Video_1_Submerged Marine Terraces Identification and an Approach for Numerical Modeling the Sequence Formation in the Bay of Biscay (Northeastern Iber.mp4 (87.19 MB)

Video_1_Submerged Marine Terraces Identification and an Approach for Numerical Modeling the Sequence Formation in the Bay of Biscay (Northeastern Iberian Peninsula).mp4

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posted on 03.03.2020, 13:10 by Peru Bilbao-Lasa, Julius Jara-Muñoz, Kevin Pedoja, Irantzu Álvarez, Arantza Aranburu, Eneko Iriarte, Ibon Galparsoro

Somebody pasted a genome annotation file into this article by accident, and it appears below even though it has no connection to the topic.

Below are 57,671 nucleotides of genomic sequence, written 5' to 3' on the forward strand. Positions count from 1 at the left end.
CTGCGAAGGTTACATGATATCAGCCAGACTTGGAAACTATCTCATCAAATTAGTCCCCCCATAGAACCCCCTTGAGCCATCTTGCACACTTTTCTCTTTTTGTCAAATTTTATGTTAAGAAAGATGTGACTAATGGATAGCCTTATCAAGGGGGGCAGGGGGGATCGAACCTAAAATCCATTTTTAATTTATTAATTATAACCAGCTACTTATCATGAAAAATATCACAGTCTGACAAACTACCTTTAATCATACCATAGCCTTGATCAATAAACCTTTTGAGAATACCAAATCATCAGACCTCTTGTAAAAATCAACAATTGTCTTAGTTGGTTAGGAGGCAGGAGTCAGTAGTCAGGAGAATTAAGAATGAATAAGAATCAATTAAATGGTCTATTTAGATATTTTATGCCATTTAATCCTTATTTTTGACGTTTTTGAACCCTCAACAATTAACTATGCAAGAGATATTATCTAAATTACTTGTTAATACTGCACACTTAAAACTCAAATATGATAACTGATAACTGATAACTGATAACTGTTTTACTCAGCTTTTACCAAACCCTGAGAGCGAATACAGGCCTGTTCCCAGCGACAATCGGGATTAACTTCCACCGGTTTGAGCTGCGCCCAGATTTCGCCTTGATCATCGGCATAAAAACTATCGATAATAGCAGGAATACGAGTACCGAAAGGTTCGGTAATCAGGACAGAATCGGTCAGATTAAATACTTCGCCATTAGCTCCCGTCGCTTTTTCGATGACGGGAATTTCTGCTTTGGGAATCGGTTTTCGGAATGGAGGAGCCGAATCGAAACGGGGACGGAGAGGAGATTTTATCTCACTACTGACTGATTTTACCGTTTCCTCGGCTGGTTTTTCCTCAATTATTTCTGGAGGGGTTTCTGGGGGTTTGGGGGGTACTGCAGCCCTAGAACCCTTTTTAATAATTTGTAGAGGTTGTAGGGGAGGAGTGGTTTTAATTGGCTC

Submerged sequences of marine terraces potentially provide crucial information of past sea-level positions. However, the distribution and characteristics of drowned marine terrace sequences are poorly known at a global scale. Using bathymetric data and novel mapping and modeling techniques, we studied a submerged sequence of marine terraces in the Bay of Biscay with the objective to identify the distribution and morphologies of submerged marine terraces and the timing and conditions that allowed their formation and preservation. To accomplish the objectives a high-resolution bathymetry (5 m) was analyzed using Geographic Information Systems and TerraceM®. The successive submerged terraces were identified using a Surface Classification Model, which linearly combines the slope and the roughness of the surface to extract fossil sea-cliffs and fossil rocky shore platforms. For that purpose, contour and hillshaded maps were also analyzed. Then, shoreline angles, a geomorphic marker located at the intersection between the fossil sea-cliff and platform, were mapped analyzing swath profiles perpendicular to the isobaths. Most of the submerged strandlines are irregularly preserved throughout the continental shelf. In summary, 12 submerged terraces with their shoreline angles between approximately: −13 m (T1), −30 and −32 m (T2), −34 and 41 m (T3), −44 and −47 m (T4), −49 and 53 m (T5), −55 and 58 m (T6), −59 and 62 m (T7), −65 and 67 m (T8), −68 and 70 m (T9), −74 and −77 m (T10), −83 and −86 m (T11) and −89 and 92 m (T12). Nevertheless, the ones showing the best lateral continuity and preservation in the central part of the shelf are T3, T4, T5, T7, T8, and T10. The age of the terraces has been estimated using a landscape evolution model. To simulate the formation and preservation of submerged terraces three different scenarios: (i) 20-0 ka; (ii) 128-0 ka; and (iii) 128-20 ka, were compared. The best scenario for terrace generation was between 128 and 20 Ka, where T3, T5, and T7 could have been formed.

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